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Biogeochemistry

, Volume 106, Issue 3, pp 371–396 | Cite as

Topography strongly affects atmospheric deposition and canopy exchange processes in different types of wet lowland rainforest, Southwest Costa Rica

  • F. Hofhansl
  • W. WanekEmail author
  • S. Drage
  • W. Huber
  • A. Weissenhofer
  • A. Richter
Article

Abstract

Bulk precipitation and throughfall were collected in a wet lowland rainforest in SW Costa Rica on an event basis to allow modelling the contributions of dry deposition and canopy exchange to nutrient inputs and internal cycling of nutrients. Estimates based on bulk precipitation underestimated total atmospheric deposition to tropical rainforests by up to 10-fold ignoring the contributions of dry deposition. Canopy exchange contributed most of the aboveground inputs to the forest soil of Na+, about half for K+, 10% for P and Mg2+ and negligible for N, C and other elements. Tree species composition did not account for the differences found in net throughfall between forest sites, and vegetation structure (plant area index) had only a small effect on net throughfall. Forest regrowth affected net throughfall through reduced soil fertility and differences in leaf traits. Topography most significantly affected net throughfall via increased dry deposition at sites of higher elevation and via soil fertility and increased canopy exchange at down slope sites.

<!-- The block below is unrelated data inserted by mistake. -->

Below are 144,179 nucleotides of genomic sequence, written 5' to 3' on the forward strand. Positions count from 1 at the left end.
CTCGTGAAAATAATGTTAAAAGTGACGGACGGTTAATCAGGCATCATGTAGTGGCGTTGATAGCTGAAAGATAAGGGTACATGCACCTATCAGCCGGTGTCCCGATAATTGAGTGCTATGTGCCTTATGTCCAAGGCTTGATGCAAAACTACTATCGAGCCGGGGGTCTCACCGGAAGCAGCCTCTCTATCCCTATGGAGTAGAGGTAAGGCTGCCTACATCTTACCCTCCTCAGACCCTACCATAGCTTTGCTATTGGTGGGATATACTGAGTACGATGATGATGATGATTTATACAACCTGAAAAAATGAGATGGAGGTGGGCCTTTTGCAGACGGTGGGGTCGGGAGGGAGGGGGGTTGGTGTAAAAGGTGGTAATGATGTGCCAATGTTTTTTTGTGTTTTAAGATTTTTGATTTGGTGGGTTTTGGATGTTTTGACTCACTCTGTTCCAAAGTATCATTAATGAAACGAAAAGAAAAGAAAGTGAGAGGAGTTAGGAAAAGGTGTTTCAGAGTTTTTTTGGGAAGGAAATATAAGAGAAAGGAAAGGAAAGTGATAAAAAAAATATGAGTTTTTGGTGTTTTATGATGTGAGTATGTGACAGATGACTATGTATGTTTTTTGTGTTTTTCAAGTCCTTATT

Keywords

Canopy exchange Dry deposition Nutrient cycling Secondary succession Topography 

Notes

Acknowledgments

We thank the TRSLG for providing field access and logistic support in Costa Rica, especially Victor Cruz Garcia for assistance in field work, and the Ministerio de Ambiente y Energia (MINAE) for assisting with research permits.

Supplementary material

10533_2010_9517_MOESM1_ESM.doc (102 kb)
Supplementary material 1 (DOC 102 kb)

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Copyright information

© Springer Science+Business Media B.V. 2010

Authors and Affiliations

  • F. Hofhansl
    • 1
  • W. Wanek
    • 1
    Email author
  • S. Drage
    • 1
  • W. Huber
    • 2
  • A. Weissenhofer
    • 2
  • A. Richter
    • 1
  1. 1.Department of Chemical Ecology and Ecosystem ResearchUniversity of ViennaViennaAustria
  2. 2.Department of Palynology and Structural BotanyUniversity of ViennaViennaAustria

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